When opportunities arise magic happens

A little while ago I was commissioned to photograph leading rug and textile designer Jennifer Manners at her home in London (read about it here). Part of the job was to capture some of her work in situ, in the rooms of her beautiful home.

When I got to her daughter's room I was amazed at just how beautifully Jennifer had designed it. In my mind it really captured the traditional innocence of childhood, and maybe it was the way the light was streaming in through the window, but there was something quite perfect about it. But it was missing one thing - a child!

Fortunately, with it being the summer holidays, Jennifer's daughter was nearby, and one of her friends was visiting. After a quick phone call to her friend's mother to get approval, the two girls dutifully took on their roles and posed for me, and this image happened. 

There's something magical here. The colours used in the room gave the light a candyfloss quality, and with the toys in place it harks back to the chocolate box scenes that only seem to live in jigsaws these days.

This image was completely unplanned, yet everything fell into place. Sometimes you just need to be there at the right time, in the right place, and magic happens.

Innocence of childhood by Chris Brock

How does it look? How does it feel?

When you're learning about image making you're told a lot of things about what makes a great photo. Composition, the rule of thirds, leading lines, even the golden ratio and the Fibonacci Sequence.

But rarely are you asked about how an image makes you feel. Yet, more than any of the so-called laws of photography, a great image isn't based on looks, it's about how it feels. And when you're making an image, and you're looking through the viewfinder, you're not thinking about leading lines, about the dos and don'ts; you're constructing something emotional.

Feeling is a much bigger part of storytelling than "the rules". You can measure light, but you can't quantify it's emotional worth. Try to put an equation on how the sun feels on your face on a warm Autumn afternoon, and you'll fail. Try to decipher the mathematics of a comforting embrace and you'll fall short.

Image making is about feeling just as much as it is about seeing. And that's why I love this portrait that I shot of photographer Gwen Campbell so much. It tells a story. But what that story is is up to you.

Gwen by Chris Brock

Stories are found before they're told

Not all stories take lots of planning. Sometimes they present themselves to you from nowhere. Sometimes they reveal themselves in the posture of your sitter. Or in their clothes. Or in the sparkle in their eyes.

But sometimes you make a story from all the ingredients that are given to you, and that's exactly what happened with this image, that I shot earlier on in the year.

It was a sunny day, and I was out with my camera and lighting gear, doing an ad-hoc photoshoot with fellow photographer Maggie Railton (read about that here). Her son, Jean-Paul, was standing in for my assistant, making sure nothing blew away in the wind. When I'd finishing shooting Maggie, we had a bit of time left so we asked Jean Paul to jump in front of the lens.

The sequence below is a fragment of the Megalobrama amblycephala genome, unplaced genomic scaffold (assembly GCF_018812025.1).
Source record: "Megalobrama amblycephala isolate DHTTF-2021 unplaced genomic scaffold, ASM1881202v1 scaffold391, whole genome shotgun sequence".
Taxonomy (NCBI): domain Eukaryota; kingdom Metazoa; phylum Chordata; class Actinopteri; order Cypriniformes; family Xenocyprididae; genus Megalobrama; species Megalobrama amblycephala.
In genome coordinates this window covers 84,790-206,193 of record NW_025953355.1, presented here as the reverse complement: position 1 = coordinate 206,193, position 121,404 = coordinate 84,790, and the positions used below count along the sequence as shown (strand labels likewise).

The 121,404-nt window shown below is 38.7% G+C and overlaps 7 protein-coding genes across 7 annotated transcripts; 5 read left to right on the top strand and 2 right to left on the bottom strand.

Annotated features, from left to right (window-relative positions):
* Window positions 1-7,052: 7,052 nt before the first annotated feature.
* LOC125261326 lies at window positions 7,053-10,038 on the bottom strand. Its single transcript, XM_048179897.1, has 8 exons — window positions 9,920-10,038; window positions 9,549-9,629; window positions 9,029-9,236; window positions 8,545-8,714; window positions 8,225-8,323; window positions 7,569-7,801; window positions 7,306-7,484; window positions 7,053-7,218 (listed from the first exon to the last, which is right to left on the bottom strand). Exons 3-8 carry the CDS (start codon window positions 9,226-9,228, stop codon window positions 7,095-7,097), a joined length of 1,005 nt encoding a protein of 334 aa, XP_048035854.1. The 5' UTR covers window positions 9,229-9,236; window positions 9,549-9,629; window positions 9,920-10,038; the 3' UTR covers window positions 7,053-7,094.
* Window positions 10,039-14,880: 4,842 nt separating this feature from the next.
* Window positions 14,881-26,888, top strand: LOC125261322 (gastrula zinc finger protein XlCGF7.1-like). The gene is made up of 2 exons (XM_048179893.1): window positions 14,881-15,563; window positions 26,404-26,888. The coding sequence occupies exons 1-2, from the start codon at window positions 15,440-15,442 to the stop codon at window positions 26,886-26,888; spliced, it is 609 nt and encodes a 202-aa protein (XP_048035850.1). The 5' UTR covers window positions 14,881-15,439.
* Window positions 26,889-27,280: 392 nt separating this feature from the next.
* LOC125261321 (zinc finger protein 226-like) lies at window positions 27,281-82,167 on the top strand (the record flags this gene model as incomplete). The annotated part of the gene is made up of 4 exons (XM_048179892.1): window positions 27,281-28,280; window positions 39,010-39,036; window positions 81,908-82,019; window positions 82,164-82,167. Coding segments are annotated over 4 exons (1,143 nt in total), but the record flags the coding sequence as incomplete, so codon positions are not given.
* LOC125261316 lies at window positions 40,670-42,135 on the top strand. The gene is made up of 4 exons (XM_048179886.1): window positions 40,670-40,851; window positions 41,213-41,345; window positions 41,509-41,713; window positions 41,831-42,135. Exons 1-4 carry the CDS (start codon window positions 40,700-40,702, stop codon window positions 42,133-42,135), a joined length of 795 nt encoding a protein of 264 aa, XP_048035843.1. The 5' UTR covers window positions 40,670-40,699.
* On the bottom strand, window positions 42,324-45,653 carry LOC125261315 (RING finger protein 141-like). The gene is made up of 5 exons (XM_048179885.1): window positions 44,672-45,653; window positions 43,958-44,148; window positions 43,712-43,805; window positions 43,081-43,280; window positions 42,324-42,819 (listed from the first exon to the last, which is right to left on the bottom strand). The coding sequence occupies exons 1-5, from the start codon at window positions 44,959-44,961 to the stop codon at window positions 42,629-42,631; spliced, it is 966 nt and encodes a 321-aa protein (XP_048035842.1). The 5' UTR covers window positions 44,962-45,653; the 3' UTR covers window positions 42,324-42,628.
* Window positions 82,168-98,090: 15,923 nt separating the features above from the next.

Sometimes the whole is great than the sum of its parts, and while it's great to have a blue sky, an intriguing setting, and a volunteer all able to jump into place, the synergy they all created when combined made the story. And the story presents itself in the tension of the scene. The waiting. The backdrop. The sunlight and the atmosphere. The "what went before".

I love the result, and the story it tells.

Jean-Paul by Chris Brock

Jennifer Manners, Rug and Textile Designer

I was recently commissioned to photograph rug and textile designer Jennifer Manners at her London home for Metro. Jennifer's rugs are each unique, made to bespoke designs that she creates herself for her clients, and which are then turned into reality by artisans working in Nepal and India. 

Each rug combines patterns and motifs that have inspired her from her travels around the world, and are made using techniques and materials that ensure each piece is unique and expertly woven.

Take a closer look at www.jennifermanners.co.uk.

Jennifer Manners by Chris Brock

Walking with Maggie

Another from my series of members of London Independent Photography, this portrait is of photographer Maggie Railton. If you saw the LIP exhibition at the Embassy Tea Rooms last year, you'll recognise Maggie's work from the exhibition poster, and you'll know just what a great artist she is. Her mastery of silhouettes, textures and patterns is astounding, so take a closer look at the link above if you get a moment.

We went outside for this shot, and with the sun beating down into the lens we captured a thoughtful moment in the sunshine.

Maggie Railton by Chris Brock

Eva's Kitchen

Until recently I was a member of London Independent Photography (LIP), a fantastic organisation that regularly brings together photographers young and old, amateur and professional, to talk about photography, collaborate on projects and organise exhibitions.

Because London is big, LIP is split into satellite groups - the one that I attended was the Crouch End group. Over the course of more than two years we met once a month, generally had a good gossip and would even share our work from time to time. 

When I left LIP I decided that my parting shot would be a small project of portraits of some of the other Crouch End LIP members. I've already shot a few of them before, and if you follow my blog you'll have seen them already (though you may not know it).

I'm going to be posting some of the pictures here over the next couple of weeks, starting with Eva, an amazing photographer whose house was until last month the regular venue for our monthly meetings, and who kept us in order when things got out of hand!

Eva Turrell by Chris Brock
Eva Turrell by Chris Brock